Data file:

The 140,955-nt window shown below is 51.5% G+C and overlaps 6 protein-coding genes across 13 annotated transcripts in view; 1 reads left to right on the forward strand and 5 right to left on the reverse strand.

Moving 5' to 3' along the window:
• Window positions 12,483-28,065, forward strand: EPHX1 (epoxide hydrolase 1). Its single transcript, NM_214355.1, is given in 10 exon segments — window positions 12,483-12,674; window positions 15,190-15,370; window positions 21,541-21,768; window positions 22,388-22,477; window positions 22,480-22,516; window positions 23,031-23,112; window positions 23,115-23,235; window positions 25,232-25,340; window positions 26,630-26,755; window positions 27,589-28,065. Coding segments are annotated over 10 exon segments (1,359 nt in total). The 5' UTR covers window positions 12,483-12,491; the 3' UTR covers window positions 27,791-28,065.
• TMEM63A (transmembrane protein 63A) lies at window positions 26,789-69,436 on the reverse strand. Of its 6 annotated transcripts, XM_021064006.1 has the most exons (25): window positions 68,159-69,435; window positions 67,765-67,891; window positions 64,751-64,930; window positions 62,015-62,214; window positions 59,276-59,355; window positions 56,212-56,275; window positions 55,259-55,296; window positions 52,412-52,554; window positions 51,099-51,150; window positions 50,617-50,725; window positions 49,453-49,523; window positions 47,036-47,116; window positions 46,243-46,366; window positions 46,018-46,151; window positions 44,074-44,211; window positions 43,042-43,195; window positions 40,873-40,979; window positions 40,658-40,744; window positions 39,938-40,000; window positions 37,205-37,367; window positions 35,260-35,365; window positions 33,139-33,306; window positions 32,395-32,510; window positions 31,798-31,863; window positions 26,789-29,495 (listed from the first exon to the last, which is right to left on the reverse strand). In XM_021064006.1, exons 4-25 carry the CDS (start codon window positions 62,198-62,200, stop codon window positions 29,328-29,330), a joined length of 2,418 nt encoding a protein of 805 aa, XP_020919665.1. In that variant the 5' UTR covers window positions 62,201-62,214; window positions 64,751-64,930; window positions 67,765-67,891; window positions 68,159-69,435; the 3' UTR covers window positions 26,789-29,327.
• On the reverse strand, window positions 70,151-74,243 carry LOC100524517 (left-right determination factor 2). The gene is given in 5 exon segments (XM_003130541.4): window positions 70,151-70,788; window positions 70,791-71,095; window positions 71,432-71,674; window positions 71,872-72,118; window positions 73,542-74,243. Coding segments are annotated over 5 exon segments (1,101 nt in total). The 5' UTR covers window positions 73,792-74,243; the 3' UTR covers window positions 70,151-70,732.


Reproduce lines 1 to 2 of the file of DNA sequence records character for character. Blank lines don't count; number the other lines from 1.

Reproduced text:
The 140,955-nt window shown below is 51.5% G+C and overlaps 6 protein-coding genes across 13 annotated transcripts in view; 1 reads left to right on the forward strand and 5 right to left on the reverse strand.

Moving 5' to 3' along the window: